IDEAS home Printed from https://ideas.repec.org/
MyIDEAS: Log in (now much improved!) to save this article

Peacemaking and peacekeeping: Introduction

Listed author(s):
  • Jurgen Brauer

    ()

    (Augusta State University)

  • J. Paul Dunne

    ()

    (University of the West of England)

This second issue of The EPS Journal takes up the theme of economic aspects of peacemaking and peacekeeping. Economics Nobel-Laureate Lawrence R. Klein reviews the arguments for, and the likely cost of, a standing United Nations peacekeeping force. Lloyd J. Dumas argues that minimizing economic stress points also helps minimize the potential for conflict, and Dietrich Fischer reviews the cost of war as against the cost of war-prevention. But for all the good reasons of why peace is cheaper than war, war nonetheless recurs. Jurgen Brauer examines why there seems to be so little peace - if it is so cheap to obtain - and studies the conditions under which states appear willing to intervene in trouble spots elsewhere. Bassam Yousif, Guy Lamb, J. Paul Dunne, and Ross Fetterly, present a set of country studies - on Iraq, Namibia, Mozambique, Rwanda, and Canada. The Canadian piece is of particular value as there is virtually no literature in existence that tries, as Fetterly does, to compute the cost of providing peacekeeping services. The other country studies offer valuable comparative lessons of what does, and does not, work in post- conflict reconstruction. The final two articles look at the business side of things. Bob French has written a forceful account of what it takes to clean up land mine pollution, and John T. Marlin examines what consumer campaigns might do, and have done, to rattle the market for gold jewelry - and thereby compel gold-mining companies to adopt behaviors that might reduce conflict.

If you experience problems downloading a file, check if you have the proper application to view it first. In case of further problems read the IDEAS help page. Note that these files are not on the IDEAS site. Please be patient as the files may be large.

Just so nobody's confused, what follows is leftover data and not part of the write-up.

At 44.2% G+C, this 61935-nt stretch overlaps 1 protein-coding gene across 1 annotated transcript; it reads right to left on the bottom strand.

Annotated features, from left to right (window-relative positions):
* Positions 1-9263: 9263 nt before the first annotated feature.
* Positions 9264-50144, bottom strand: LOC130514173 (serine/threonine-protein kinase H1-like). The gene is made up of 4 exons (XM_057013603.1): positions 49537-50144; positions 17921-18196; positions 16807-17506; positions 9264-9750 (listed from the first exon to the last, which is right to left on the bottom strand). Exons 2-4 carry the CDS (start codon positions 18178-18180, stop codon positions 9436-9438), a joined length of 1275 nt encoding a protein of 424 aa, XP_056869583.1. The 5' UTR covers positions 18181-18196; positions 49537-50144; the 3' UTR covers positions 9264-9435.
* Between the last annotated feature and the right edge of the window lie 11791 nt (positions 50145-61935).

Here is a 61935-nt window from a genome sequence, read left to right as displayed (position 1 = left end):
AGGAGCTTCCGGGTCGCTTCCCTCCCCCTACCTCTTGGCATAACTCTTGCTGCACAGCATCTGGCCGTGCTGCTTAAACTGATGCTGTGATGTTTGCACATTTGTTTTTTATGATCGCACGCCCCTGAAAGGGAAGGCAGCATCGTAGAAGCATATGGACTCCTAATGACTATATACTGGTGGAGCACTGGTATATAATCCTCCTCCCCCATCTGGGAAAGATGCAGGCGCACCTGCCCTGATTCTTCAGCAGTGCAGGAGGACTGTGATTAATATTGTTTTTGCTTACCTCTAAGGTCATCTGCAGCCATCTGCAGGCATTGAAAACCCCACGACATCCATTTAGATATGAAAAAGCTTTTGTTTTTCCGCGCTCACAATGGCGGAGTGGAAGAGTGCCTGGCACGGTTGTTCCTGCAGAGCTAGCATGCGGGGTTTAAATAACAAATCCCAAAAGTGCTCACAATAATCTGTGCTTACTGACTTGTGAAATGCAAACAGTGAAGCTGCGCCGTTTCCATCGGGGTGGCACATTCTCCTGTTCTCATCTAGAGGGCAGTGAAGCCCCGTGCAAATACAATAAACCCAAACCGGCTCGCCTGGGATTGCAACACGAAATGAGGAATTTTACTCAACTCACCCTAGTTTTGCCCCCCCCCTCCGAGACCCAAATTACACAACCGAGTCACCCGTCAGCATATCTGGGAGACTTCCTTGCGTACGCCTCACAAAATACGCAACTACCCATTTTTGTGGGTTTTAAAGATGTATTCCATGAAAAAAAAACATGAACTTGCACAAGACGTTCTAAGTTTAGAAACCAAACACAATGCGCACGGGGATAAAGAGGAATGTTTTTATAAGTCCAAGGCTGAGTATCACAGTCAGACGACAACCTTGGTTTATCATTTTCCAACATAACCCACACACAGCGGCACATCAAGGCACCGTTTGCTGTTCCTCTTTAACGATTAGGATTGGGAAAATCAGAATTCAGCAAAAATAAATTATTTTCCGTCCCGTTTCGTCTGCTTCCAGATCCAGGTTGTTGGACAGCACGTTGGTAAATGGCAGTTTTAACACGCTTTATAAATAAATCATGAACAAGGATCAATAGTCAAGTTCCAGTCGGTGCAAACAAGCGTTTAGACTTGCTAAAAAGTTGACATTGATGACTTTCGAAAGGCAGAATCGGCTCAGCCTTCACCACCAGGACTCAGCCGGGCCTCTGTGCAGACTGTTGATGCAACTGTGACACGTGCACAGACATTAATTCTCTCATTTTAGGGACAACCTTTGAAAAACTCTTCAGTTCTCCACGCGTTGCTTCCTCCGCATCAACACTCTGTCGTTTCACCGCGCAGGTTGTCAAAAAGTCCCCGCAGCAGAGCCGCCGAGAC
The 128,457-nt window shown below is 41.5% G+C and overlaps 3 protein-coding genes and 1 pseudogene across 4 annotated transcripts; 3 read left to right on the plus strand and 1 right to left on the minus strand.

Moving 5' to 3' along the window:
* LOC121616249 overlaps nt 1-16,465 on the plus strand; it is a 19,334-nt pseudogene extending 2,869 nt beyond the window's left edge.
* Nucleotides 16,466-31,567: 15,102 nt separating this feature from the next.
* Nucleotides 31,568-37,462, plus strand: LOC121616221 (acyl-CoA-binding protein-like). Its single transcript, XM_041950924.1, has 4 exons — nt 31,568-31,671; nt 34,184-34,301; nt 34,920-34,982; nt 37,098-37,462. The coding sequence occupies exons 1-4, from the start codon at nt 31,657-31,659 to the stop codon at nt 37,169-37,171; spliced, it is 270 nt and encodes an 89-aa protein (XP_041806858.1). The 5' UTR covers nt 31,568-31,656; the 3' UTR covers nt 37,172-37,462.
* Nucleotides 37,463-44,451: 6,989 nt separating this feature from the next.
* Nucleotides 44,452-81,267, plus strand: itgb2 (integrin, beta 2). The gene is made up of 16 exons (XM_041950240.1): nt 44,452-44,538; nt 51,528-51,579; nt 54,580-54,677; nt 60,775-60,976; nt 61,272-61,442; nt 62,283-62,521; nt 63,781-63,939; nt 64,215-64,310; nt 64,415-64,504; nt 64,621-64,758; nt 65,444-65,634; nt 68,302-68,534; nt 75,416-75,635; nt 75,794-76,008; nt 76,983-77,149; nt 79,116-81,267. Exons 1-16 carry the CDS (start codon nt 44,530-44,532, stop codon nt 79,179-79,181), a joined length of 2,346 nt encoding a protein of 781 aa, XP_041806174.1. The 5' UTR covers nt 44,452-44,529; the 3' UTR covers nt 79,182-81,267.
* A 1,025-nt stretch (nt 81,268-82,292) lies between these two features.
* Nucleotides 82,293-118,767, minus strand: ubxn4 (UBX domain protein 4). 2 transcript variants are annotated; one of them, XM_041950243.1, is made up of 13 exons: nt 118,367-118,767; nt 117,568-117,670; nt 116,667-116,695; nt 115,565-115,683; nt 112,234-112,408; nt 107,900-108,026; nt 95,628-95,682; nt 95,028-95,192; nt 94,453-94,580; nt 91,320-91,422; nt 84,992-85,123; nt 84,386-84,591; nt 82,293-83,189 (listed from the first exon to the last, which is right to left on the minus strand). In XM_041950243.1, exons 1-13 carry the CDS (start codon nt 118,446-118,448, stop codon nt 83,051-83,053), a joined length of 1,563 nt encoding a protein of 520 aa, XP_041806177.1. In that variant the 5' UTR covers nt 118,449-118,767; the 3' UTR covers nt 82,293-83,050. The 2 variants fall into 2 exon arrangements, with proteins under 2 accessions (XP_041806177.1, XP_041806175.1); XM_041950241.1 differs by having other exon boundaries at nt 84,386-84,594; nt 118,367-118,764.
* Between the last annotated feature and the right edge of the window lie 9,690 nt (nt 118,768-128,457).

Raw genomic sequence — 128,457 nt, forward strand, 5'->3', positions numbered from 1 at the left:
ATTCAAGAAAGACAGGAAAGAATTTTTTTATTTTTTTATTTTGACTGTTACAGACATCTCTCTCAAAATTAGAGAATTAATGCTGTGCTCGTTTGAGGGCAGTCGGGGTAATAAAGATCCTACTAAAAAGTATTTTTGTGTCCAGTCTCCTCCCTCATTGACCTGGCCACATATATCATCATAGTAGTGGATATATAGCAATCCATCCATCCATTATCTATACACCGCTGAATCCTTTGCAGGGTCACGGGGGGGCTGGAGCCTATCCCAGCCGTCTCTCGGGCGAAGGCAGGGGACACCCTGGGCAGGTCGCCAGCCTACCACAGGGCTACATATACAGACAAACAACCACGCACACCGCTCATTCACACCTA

File URL: http://www.epsjournal.org.uk/index.php/EPSJ/article/view/34
Download Restriction: Open access 12 months after original publication. Reader registration required.

As the access to this document is restricted, you may want to look for a different version under "Related research" (further below) or search for a different version of it.

Article provided by Economists for Peace and Security in its journal Economics of Peace and Security Journal.

Volume (Year): 1 (2006)
Issue (Month): 2 (June)
Pages: 1-3

as
in new window

Handle: RePEc:epc:journl:v:1:y:2006:i:2:p:1-3
Contact details of provider: Postal:
at the Levy Institute, Box 5000, Annandale-on-Hudson NY 12504, USA

Phone: +1 845-758-0917
Fax: +1 845-758-1149
Web page: http://www.epsjournal.org.uk
Email:


More information through EDIRC

No references listed on IDEAS
You can help add them by filling out this form.

This item is not listed on Wikipedia, on a reading list or among the top items on IDEAS.

When requesting a correction, please mention this item's handle: RePEc:epc:journl:v:1:y:2006:i:2:p:1-3. See general information about how to correct material in RePEc.

For technical questions regarding this item, or to correct its authors, title, abstract, bibliographic or download information, contact: (Thea Harvey, Managing Editor, EPSJ)

If you have authored this item and are not yet registered with RePEc, we encourage you to do it here. This allows to link your profile to this item. It also allows you to accept potential citations to this item that we are uncertain about.

If references are entirely missing, you can add them using this form.

If the full references list an item that is present in RePEc, but the system did not link to it, you can help with this form.

If you know of missing items citing this one, you can help us creating those links by adding the relevant references in the same way as above, for each refering item. If you are a registered author of this item, you may also want to check the "citations" tab in your profile, as there may be some citations waiting for confirmation.

Please note that corrections may take a couple of weeks to filter through the various RePEc services.

This information is provided to you by IDEAS at the Research Division of the Federal Reserve Bank of St. Louis using RePEc data.